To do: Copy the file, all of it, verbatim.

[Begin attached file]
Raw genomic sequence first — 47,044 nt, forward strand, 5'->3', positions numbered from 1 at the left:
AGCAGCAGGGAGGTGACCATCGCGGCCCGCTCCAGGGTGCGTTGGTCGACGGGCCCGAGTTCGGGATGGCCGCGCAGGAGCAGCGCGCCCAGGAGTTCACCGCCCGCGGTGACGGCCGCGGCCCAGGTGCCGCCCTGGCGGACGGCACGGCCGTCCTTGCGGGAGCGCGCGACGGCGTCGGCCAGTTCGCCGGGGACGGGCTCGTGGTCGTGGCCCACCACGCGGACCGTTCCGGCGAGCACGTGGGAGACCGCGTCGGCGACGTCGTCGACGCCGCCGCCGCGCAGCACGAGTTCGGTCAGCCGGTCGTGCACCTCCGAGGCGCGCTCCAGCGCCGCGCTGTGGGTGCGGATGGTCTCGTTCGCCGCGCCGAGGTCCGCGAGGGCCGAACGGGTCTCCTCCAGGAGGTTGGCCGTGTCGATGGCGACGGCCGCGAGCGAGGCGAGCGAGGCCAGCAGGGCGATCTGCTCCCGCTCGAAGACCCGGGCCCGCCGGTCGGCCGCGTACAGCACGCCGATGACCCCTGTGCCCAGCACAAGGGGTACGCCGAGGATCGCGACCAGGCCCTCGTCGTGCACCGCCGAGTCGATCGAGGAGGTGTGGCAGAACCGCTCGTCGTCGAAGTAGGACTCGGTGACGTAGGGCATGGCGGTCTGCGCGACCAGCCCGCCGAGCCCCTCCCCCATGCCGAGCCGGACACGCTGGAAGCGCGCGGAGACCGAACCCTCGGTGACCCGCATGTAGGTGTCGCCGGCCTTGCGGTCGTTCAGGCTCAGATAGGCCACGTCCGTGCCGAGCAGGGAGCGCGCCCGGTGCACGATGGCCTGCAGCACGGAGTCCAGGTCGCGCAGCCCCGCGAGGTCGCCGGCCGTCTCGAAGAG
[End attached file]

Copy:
Raw genomic sequence first — 47,044 nt, forward strand, 5'->3', positions numbered from 1 at the left:
AGCAGCAGGGAGGTGACCATCGCGGCCCGCTCCAGGGTGCGTTGGTCGACGGGCCCGAGTTCGGGATGGCCGCGCAGGAGCAGCGCGCCCAGGAGTTCACCGCCCGCGGTGACGGCCGCGGCCCAGGTGCCGCCCTGGCGGACGGCACGGCCGTCCTTGCGGGAGCGCGCGACGGCGTCGGCCAGTTCGCCGGGGACGGGCTCGTGGTCGTGGCCCACCACGCGGACCGTTCCGGCGAGCACGTGGGAGACCGCGTCGGCGACGTCGTCGACGCCGCCGCCGCGCAGCACGAGTTCGGTCAGCCGGTCGTGCACCTCCGAGGCGCGCTCCAGCGCCGCGCTGTGGGTGCGGATGGTCTCGTTCGCCGCGCCGAGGTCCGCGAGGGCCGAACGGGTCTCCTCCAGGAGGTTGGCCGTGTCGATGGCGACGGCCGCGAGCGAGGCGAGCGAGGCCAGCAGGGCGATCTGCTCCCGCTCGAAGACCCGGGCCCGCCGGTCGGCCGCGTACAGCACGCCGATGACCCCTGTGCCCAGCACAAGGGGTACGCCGAGGATCGCGACCAGGCCCTCGTCGTGCACCGCCGAGTCGATCGAGGAGGTGTGGCAGAACCGCTCGTCGTCGAAGTAGGACTCGGTGACGTAGGGCATGGCGGTCTGCGCGACCAGCCCGCCGAGCCCCTCCCCCATGCCGAGCCGGACACGCTGGAAGCGCGCGGAGACCGAACCCTCGGTGACCCGCATGTAGGTGTCGCCGGCCTTGCGGTCGTTCAGGCTCAGATAGGCCACGTCCGTGCCGAGCAGGGAGCGCGCCCGGTGCACGATGGCCTGCAGCACGGAGTCCAGGTCGCGCAGCCCCGCGAGGTCGCCGGCCGTCTCGAAGAG